Publications and Speeches
|Ithaca: The Journey|
|August 29, 2011|
As you have surely noticed, Constantine Cavafy’s poem Ithaca is not about Ithaca College, or the town and city of Ithaca, or the Ithaca Bakery, or any of the other Ithaca-named places and things you will encounter in the coming years. Cavafy is referring to the Greek island Ithaca, home to Odysseus, from which our town and our college took their name. Odysseus’s voyage home after the end of the Trojan War was – literally -- epic. He and his crew were held in captivity by Calypso, trapped by the Cyclops, doomed by Poseidon to wander lost on the seas, enchanted by Circe, bewitched by the Sirens and threatened by Scylla and Charybdis. Finally, after ten years, Odysseus made his way home to his wife Penelope and their son Telemachus.
Some of you surely had adventures finding your way to the Ithaca College campus this past week. If you found that Hurricane Irene derailed your plans in any way, then you were having an Odyssean moment. Even so, I can say with confidence that Odysseus had a much harder time getting to Ithaca than did any of you.
Cavafy’s poem uses the Odyssey to write about the journey of life, and about the role of education in it. It is a commonplace to think of education as a journey to an exotic land, an experience of new sights, sounds and smells that leave you with fresh wisdom. The poem Ithaca adopts this metaphor. Cavafy writes: “With what pleasure, with what joy, will you come into harbors seen for the first time.” He describes the exotic objects you may behold – mother of pearl, amber and ebony. Since Egypt was the globally preeminent seat of learning in the 12th century BC, Cavafy extols the Egyptian cities you may visit in order “to learn and learn again from those who know.”
By linking learning with difficult journeys, Cavafy is also taking us to a different and more provocative place. “As you set out for Ithaca,” he writes, “I hope that your journey is a long one, full of adventure, full of discovery. “ By the time you complete your journey of learning, Cavafy adds, “You should be old, wealthy with experience and insight.”
Let me say for the record that I hope you graduate from Ithaca College before you are old. Your time here at IC is only a part of your journey, a journey that began well before you arrived on our campus and one that will continue long after we proudly call you alumni. The journey is continuous, and your time at IC will merely be one particularly rich and diverse portion of the larger journey you are making.
We, the faculty and staff of Ithaca College, do have a specific objective in mind that we hope you will reach during the portion of your journey that you spend with us. I am going to name that objective now because I hope you will adopt it as your own and that you will use your entire experience at IC to reach it.
We do not hope or expect that you will become wealthy with experience by the time you graduate – there is not enough time for that. You will not become learned. You can, however, become learners. And that is our goal for you – that by the time you graduate from IC you will have become adept at all the skills required to turn experience into wisdom and insight. If you are able to do that, then you will be a modern-day Odysseus. Like his journey, yours will be long but it will be epic. Its greatness will lie in the journey itself more than in the destination. You will set out from Ithaca College as a learner and when you arrive at that other Ithaca, the mythical Ithaca, you will be wealthy in experience and insight.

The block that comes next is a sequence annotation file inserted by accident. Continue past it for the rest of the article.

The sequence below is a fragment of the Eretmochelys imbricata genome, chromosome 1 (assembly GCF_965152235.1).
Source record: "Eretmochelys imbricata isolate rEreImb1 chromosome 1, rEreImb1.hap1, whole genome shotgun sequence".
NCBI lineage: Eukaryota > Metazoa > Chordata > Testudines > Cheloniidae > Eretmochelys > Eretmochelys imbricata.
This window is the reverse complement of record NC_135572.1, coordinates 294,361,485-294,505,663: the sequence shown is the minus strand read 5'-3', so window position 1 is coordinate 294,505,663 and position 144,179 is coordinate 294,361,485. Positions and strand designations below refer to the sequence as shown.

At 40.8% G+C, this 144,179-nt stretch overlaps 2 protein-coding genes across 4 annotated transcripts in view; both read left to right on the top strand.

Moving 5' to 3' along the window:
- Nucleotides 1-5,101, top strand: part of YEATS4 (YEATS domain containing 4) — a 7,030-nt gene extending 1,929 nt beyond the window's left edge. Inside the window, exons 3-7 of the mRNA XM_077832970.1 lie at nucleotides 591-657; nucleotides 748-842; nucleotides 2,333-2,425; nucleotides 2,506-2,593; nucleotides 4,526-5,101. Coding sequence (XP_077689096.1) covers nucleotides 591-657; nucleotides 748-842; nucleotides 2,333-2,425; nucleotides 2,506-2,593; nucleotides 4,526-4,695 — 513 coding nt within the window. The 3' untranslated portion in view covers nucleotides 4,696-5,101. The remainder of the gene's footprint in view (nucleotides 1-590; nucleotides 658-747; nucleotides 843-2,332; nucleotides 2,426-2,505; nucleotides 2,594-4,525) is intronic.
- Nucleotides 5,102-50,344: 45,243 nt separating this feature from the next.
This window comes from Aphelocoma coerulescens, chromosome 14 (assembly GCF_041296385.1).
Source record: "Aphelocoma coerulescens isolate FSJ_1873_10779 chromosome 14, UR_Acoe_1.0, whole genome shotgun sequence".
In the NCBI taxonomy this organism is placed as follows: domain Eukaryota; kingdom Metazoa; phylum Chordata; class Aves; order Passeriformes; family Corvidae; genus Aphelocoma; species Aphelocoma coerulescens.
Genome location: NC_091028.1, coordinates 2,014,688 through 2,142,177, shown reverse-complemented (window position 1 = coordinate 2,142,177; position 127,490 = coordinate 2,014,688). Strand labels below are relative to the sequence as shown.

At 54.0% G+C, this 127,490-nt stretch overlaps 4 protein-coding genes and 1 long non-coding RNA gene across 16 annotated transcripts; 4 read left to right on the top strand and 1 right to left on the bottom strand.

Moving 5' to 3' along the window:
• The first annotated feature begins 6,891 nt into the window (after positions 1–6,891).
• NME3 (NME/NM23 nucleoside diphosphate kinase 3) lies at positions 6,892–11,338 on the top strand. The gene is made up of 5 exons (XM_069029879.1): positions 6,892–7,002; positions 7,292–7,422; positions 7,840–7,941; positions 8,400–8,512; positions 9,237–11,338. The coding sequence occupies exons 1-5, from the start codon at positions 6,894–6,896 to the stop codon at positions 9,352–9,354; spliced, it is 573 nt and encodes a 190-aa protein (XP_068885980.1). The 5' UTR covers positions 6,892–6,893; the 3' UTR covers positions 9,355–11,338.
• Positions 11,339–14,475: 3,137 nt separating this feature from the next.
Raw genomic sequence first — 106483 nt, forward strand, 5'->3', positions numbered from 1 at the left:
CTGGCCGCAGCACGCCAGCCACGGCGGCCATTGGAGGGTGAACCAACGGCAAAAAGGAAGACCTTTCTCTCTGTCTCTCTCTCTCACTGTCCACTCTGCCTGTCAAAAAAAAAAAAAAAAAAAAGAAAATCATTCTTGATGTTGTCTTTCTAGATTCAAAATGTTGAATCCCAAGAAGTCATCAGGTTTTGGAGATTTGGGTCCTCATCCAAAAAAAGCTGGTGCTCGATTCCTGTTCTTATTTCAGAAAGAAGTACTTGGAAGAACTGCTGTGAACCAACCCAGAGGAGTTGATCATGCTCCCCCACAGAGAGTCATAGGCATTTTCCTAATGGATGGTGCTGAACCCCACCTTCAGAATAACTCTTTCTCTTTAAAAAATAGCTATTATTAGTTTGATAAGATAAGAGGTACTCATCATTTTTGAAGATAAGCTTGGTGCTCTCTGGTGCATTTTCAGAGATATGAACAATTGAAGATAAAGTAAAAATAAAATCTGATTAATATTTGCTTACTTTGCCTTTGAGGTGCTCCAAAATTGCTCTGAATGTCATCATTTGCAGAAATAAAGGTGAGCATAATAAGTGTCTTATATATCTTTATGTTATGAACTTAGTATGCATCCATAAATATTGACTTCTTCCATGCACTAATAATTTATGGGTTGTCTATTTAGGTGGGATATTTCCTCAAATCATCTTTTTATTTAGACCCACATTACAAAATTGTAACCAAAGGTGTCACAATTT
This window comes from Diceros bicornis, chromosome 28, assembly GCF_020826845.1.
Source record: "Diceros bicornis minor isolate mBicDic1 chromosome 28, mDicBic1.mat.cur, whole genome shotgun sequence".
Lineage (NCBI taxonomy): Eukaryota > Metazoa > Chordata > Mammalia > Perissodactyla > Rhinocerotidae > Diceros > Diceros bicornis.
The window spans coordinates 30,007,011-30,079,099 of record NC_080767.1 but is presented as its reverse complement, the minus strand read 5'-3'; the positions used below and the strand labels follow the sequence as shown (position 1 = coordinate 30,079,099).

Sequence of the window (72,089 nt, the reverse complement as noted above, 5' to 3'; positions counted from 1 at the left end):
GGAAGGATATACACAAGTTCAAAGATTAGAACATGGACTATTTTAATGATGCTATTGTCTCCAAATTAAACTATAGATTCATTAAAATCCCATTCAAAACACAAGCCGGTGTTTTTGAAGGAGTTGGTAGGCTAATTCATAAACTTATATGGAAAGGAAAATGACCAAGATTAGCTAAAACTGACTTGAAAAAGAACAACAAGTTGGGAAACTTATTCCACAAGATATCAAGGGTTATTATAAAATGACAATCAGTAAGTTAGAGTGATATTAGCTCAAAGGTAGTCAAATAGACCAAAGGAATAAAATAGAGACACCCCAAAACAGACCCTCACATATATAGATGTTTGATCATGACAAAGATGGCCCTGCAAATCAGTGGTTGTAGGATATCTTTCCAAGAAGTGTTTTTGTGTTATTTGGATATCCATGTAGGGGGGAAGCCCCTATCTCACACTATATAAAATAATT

Each of you is today at a different point in your journey. Some of you have transferred to Ithaca from other colleges and universities. Some of you are graduate students who have completed one arduous phase of your journey and are beginning another. But the single largest group among you are first year undergraduates. For you, today is day 1 of a journey that will last just 1,357 days – at which time, on a sunny day in May 2015, I will greet you again to congratulate you on the journey you have completed and the next one you will undertake.
1,357 days is not a long time, and I hope you will make every one of those days count in taking advantage of all that Ithaca College offers. 1,357 days from now you will have completed the curriculum leading to your degrees. You will have gained experience in classrooms and laboratories and studios and clinics, as well as on stages and in trading rooms. You will have had the opportunity to study abroad and to take part in community service projects in the Ithaca region as well as elsewhere in the country and around the world. You will have been involved in clubs and teams and other organizations that give you leadership experience. You will have challenged yourself physically and mentally, and you will have extended your spiritual horizons. You will have had at least one late night conversation in your residence hall that shapes your perspective on some issue or subject dear to your heart. You will have completed tasks that you didn’t think you would be able to complete. You will have accomplishments that give you enduring pride. You will make friends that last you a lifetime. There will be small moments during those 1,357 days that touch you so deeply you will never forget them.
All that, and more, will be part of your Ithaca College journey. 1,357 days from now, I will stand before you wearing this robe. You will also be wearing academic gowns and caps. You will think back to this day, to this very moment. I will read to you the following line from Cavafy’s poem:
“Ithaca gave you the marvelous journey. Without her, you would not have set out.”
“Wise as you will have become, so full of experience, you will have understood by then what these Ithacas mean.”